Meryon Road – named after Dr Charles Meryon, a local GP, who lived in Broad Street and had two children. Pat commented that they used to run around naked through most of the Summer!

Mill Hill – the road down to the two town mills on the discharge from the Pond.

Mitford Road – there’s a clue on the house in Broad Street, that has a plaque saying that Mary Russell Mitford lived there.

Nursery Road – George Wells and Graham Marshall’s Nursery Garden was sited at the area known now as Nursery Road. In fact they owned half the land that is now Nursery Road, Mr Conway, who lived at Langtons Farm on Sun Lane, owned the other half.

Perins Close – Dr Henry Perin was the first headmaster of the school now known as Perin’s School

Pound Hill – A 1958 booklet from Perins School says that up until around 1890 there was a Pound at the beginning of the Avenue in which any animals found wandering along the road out of a field would be impounded. The owner had to apply to the Police to have it released, and pay for its keep in the Pound. It was a large sized field with railings round it, and gave rise to the name Pound Hill.

Robertson Road – Named after Canon Robertson, who was rector in Alresford. Pat remembers him well: he had a bushy beard and wore a round black hat with a large brim. At the Dean Junior school Pat and her class had hymns and prayers with him every Wednesday morning.

Robins Close – Roy Robins was president of the Alresford Society: who died in May 2007. Before that he created the Alresford and District Museum Trust as a charity, in 2006, but this has led to the Alresford Museum and, in association, to this website (This website takes no funds from that charity).

Rosebery Road – Pat says it was named after Lord Rosebery, who was a racehorse owner?

Salisbury Road – After Lord Salisbury?

Searles Close – Named after a local vet.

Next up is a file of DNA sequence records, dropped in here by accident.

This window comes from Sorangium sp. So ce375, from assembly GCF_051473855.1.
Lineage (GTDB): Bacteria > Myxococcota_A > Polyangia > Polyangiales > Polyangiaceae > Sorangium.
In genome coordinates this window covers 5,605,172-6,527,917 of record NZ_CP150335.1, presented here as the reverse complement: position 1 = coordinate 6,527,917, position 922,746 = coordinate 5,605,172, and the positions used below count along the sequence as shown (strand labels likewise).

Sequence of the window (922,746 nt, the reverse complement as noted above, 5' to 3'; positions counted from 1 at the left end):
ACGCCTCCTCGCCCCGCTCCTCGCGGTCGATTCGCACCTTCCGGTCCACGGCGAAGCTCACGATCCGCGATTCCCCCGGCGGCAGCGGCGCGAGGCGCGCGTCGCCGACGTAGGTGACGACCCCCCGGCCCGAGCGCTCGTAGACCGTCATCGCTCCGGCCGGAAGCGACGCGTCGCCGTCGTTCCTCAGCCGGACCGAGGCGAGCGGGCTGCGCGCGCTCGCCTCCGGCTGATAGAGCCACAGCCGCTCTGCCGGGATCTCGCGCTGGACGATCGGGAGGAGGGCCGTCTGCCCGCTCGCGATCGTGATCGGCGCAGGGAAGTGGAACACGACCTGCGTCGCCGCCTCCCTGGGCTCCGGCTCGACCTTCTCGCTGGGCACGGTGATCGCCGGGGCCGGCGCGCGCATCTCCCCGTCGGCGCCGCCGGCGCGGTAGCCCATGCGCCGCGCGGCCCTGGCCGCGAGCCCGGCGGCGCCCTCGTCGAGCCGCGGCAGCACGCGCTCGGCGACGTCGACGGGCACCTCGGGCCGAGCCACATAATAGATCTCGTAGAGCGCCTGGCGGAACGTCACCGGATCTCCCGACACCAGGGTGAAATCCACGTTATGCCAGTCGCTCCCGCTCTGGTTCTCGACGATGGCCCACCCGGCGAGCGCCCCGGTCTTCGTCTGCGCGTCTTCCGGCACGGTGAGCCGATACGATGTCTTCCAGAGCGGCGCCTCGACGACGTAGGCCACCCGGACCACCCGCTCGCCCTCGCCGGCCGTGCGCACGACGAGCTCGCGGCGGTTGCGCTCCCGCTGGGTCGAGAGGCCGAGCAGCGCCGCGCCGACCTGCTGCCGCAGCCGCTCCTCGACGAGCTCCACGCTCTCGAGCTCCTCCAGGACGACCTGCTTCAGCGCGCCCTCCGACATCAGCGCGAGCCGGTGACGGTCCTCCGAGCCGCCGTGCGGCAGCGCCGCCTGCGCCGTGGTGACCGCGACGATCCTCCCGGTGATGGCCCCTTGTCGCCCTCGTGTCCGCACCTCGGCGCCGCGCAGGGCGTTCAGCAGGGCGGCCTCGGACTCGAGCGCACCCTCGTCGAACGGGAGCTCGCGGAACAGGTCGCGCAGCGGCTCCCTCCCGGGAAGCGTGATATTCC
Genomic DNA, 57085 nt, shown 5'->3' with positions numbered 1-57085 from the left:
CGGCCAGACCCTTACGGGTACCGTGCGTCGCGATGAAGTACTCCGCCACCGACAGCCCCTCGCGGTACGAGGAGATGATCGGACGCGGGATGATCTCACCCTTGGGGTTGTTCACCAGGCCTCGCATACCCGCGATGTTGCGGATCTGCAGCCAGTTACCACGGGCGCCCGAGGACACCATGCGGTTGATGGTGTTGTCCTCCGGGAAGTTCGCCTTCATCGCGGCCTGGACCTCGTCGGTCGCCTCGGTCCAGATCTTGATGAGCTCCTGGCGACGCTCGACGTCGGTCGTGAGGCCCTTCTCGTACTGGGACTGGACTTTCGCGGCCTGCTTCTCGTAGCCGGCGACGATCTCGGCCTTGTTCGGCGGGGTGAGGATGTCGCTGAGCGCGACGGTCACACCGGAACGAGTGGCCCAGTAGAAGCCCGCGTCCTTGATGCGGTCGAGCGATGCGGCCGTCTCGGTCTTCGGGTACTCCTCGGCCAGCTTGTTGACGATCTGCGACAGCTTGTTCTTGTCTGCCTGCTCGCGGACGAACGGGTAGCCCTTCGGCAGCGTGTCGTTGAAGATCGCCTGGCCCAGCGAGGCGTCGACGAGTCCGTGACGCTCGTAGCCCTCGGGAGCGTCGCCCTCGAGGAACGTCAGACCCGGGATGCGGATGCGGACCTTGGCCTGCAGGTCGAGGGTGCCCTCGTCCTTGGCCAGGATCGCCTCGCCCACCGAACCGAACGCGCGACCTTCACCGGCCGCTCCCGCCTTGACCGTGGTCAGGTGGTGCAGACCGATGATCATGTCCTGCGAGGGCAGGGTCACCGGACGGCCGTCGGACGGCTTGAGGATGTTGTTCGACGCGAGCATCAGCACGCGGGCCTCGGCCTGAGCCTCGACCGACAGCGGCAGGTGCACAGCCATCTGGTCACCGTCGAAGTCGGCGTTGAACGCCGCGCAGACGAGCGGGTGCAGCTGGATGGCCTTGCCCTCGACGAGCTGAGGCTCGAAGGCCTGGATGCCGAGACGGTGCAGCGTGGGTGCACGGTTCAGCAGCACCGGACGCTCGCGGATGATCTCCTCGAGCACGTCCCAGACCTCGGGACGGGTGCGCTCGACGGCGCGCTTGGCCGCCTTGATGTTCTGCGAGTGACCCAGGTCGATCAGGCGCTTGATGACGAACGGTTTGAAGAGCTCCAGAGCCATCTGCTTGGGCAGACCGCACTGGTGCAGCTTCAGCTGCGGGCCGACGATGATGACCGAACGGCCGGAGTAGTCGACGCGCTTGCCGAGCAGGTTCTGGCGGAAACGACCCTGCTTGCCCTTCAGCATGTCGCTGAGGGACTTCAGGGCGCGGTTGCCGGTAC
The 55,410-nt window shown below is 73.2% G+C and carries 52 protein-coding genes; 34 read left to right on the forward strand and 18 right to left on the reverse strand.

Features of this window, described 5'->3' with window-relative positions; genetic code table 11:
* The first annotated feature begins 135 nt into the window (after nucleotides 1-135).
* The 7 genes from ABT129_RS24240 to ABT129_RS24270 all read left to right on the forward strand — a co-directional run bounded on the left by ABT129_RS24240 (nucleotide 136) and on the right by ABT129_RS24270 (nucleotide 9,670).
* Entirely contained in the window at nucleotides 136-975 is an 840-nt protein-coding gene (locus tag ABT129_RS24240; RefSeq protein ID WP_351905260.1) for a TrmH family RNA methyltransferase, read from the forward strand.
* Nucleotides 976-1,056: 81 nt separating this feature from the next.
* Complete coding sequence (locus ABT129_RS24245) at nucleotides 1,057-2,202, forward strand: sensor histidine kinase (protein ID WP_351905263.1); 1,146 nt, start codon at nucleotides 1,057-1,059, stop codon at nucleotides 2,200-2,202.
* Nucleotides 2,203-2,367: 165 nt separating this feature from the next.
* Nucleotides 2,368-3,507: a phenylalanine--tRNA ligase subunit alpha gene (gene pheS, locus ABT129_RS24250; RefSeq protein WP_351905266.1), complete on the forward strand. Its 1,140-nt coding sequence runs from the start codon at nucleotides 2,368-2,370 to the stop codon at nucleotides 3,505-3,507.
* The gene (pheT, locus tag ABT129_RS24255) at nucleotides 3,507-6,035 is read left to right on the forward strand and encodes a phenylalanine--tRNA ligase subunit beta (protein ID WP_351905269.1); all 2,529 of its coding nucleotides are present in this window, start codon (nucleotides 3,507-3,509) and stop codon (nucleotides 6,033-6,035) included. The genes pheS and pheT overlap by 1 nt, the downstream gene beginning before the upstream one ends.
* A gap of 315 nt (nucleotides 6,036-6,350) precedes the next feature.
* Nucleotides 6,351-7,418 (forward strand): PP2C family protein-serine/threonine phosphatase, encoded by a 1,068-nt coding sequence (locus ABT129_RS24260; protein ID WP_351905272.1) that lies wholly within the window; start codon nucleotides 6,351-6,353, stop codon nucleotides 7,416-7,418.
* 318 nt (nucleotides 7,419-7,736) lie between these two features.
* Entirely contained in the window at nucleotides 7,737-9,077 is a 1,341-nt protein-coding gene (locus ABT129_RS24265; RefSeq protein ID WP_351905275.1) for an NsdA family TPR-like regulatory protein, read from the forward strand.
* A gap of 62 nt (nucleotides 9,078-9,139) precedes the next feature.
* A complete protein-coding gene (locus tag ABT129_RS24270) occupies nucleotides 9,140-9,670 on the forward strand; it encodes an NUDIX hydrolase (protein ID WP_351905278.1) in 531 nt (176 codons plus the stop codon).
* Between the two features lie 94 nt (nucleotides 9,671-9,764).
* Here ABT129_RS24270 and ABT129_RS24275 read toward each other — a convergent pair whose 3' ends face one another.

The Soke – ?

Stratton Bates recreation ground – Presented to the town by Col Stratton Bates of Langtons, in East Street, in around 1911: again an article in Alresford Articles in 2013 will explain the problems this produced in more detail.

Sun Lane – The Old Sun public house on East Street was on the corner of Sun Lane, and a long time ago was a smugglers rendezvous: the road changed its name to Sun Lane because of this, but only at around the beginning of the 20th century. Before that the road was called Tichborne Down Road (leading to Tichborne Down. But Pat Bentley remembers the Old Sun as a pub in the 30s/40s: it was then bought by John Arlott, the cricket commentator and broadcaster, who retired there first, before moving to the Channel Islands.

Tanyard Hill – site of a local tanyard for animal skins, and abattoir.

Garage in Broad Street – the sequel

Well six months has gone by, since I first asked the question about what happened to the garage in Broad Street, and there have been three good comments, but I’m amazed that no-one had the full answer.

broad st garage

The garage was known as the Broadway Garage, and had been for a long time before I moved to Alresford, from 1938 approx according to Len Strong. He’s about right, because when the building was demolished various accounts and invoices dating from the late thirties were found in the roof space, and are now held in the Alresford Museum (www.museum.alresford.org). In the 70s and 80s the garage was owned and run by the late Chris Lentz. The photo shown here is from May 85 showing it with two specially made (non-specific) garage signs – and a lot of very polished vintage cars for that TV filming.